IT was when I woke up shivering, with a raging hangover, on a flea-bitten carpet in a grotty Brixton flat that I realised two things. One: I’m getting too old to kip on living-room floors. Two: I hate reunions.

“It’ll be a laugh,” I told myself, heading to London for a weekend catch-up with some people I’d been to journalism college after a year or so. It didn’t take long to realise that, while we’d enjoyed a heady time together as students; sharing a house and bonding over the demands of an intensive post-grad course, we now had little in common.

One couple who had quickly fallen in love and spent the entire course wrapped around each other were no longer speaking, and the seething hatred between them was like barbed wire. A girl I’d pretended to like but secretly resented because she was always the high-flier among us bragged endlessly about landing a magazine job, while I was slumming it on a weekly newspaper. And the others...they just weren’t fun anymore. Student life is such a bubble; once you move on and reality bites, you often drift from even the closest of friends.

A reunion is like Glastonbury. Sounds like fun, but is it really? The prospect of meeting up with middle-aged people who were once friends is stressful and, inevitably, it becomes a competition: What if their lives have turned out better than mine? They’re bound to be on a higher pay bracket. They’ll have a better car, a bigger house. How much weight have we all piled on? What if no-one gets drunk anymore? Surely no-one can endure a reunion without getting plastered. What if someone announces they’re dying? What if all the “OMG do you remember the time when...?” stuff just turns out to be a depressing reminder of our youth, forever lost?

Reunions are as awkward in reality as they are on TV. They rarely work as a dramatic device, because we like to remember much-loved characters as they were. I loved This Life, the popular BBC drama about a group of young lawyers, but in the dull reunion episode, a decade on, they all turned out to be deeply unlikeable. Sex and the City was another of my Nineties TV staples but, let’s face it, the reunion movies weren’t great, and at least two of the cast were pretty much sworn enemies by then. The Cold Feet comeback quickly ran out of steam.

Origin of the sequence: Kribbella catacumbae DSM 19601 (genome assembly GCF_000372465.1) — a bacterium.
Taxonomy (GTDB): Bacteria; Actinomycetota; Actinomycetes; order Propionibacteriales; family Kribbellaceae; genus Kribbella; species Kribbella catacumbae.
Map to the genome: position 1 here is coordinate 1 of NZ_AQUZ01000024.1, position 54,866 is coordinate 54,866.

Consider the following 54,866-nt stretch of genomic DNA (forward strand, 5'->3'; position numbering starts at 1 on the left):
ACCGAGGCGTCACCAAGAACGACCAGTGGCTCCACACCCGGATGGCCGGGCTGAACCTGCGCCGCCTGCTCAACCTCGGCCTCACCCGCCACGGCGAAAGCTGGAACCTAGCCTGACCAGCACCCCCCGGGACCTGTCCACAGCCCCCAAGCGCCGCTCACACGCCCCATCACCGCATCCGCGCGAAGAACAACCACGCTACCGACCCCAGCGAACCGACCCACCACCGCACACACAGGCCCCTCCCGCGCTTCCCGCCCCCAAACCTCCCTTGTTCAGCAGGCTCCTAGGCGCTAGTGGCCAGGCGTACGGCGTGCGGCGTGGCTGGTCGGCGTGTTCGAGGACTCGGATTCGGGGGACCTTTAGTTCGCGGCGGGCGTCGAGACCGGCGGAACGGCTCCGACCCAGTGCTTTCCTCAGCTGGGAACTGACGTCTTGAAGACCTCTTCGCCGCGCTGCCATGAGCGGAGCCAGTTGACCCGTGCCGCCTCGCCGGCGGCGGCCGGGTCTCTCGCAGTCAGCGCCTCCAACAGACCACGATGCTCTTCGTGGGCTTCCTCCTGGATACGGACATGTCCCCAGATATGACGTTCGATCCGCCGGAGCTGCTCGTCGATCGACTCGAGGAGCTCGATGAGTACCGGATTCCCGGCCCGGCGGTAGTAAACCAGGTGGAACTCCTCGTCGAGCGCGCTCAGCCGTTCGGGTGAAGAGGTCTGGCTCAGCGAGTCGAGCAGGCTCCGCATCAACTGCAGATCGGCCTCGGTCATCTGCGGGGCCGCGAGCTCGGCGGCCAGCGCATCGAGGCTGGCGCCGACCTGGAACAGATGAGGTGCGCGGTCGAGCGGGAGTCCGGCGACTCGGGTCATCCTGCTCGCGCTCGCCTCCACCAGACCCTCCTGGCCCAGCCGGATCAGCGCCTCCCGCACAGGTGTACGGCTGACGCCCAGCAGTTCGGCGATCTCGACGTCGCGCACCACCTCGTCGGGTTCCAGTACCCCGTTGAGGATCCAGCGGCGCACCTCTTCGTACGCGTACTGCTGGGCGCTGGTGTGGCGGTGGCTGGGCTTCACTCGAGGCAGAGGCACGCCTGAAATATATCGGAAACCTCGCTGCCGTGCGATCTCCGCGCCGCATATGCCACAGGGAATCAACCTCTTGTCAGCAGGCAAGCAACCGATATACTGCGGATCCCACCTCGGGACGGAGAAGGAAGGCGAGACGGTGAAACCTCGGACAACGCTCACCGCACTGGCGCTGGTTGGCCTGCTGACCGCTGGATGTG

So what of Chandler, Monica and co? After years of rumours and denials, The One Where They All Get Back Together is finally on the cards, with confirmation that the cast of Friends will reunite this spring for a one-off special on streaming platform HBO Max.

The hit US sitcom ended after 10 series in 2004, with a perfect finale, and the repeats have rarely been off the small screen since. Currently shown on a comedy channel loop, Friends has worn well, give or take a few dated one-liners, and is beloved by a new generation. There is much excitement about catching up with the Central Perk gang - but do we really want to see them in middle-age, divorced and disillusioned? Is there a place for Joey’s mid-life crisis in these #MeToo times? Is the Ross-and-Rachel sexual tension still limping on into Menopause?

It is said that the reunion will be ‘unscripted’, so this could end up being six actors sitting around the table in Monica’s kitchen, reminiscing. Which might be preferable to shoe-horning their characters into a contrived episode that is never going to match their heyday.

As Jennifer Aniston once said, a reunion would never be as good as Friends was, so what’s the point?

Stick to the re-runs, guys, and let us remember you as you were.

* WHY do so many schools close at the first sign of snow? On Monday more than 100 schools in the district closed, despite the early morning snowfall turning to slush by about 10am.

Some pupils and staff may struggle to travel when roads are affected by snow, but surely not everyone lives that far from school. Could they not walk in?

I have friends who work in schools and they rub their hands with glee when it snows, because it means a day off. "Woop woop, snow day!" texted one, as I set off to work in a Siberian blizzard a couple of years ago.

My parents were both teachers, and they didn't have 'snow days'. They just went to work. I don't recall my school ever closing for snow either.

No wonder countries that have regular snow, and cope just fine, think we're pathetic.

* I RECENTLY had the pleasure of meeting an 85-year-old ballet teacher, still running her school after 60 years.

I'd expected Miss Hilda Riches to be tiny, genteel, with a powdered face and a stick. A bit like the ancient, rather terrifying, ballet teacher I had as a small child.

But Hilda was lots of fun, with a mischievous glint in her eye, and refreshingly down-to-earth. "I grew up in a back-to-back with an outside loo. I've always kept my classes affordable," she told me. "Every child should have the chance to dance. It sets you up for life." Hear, hear.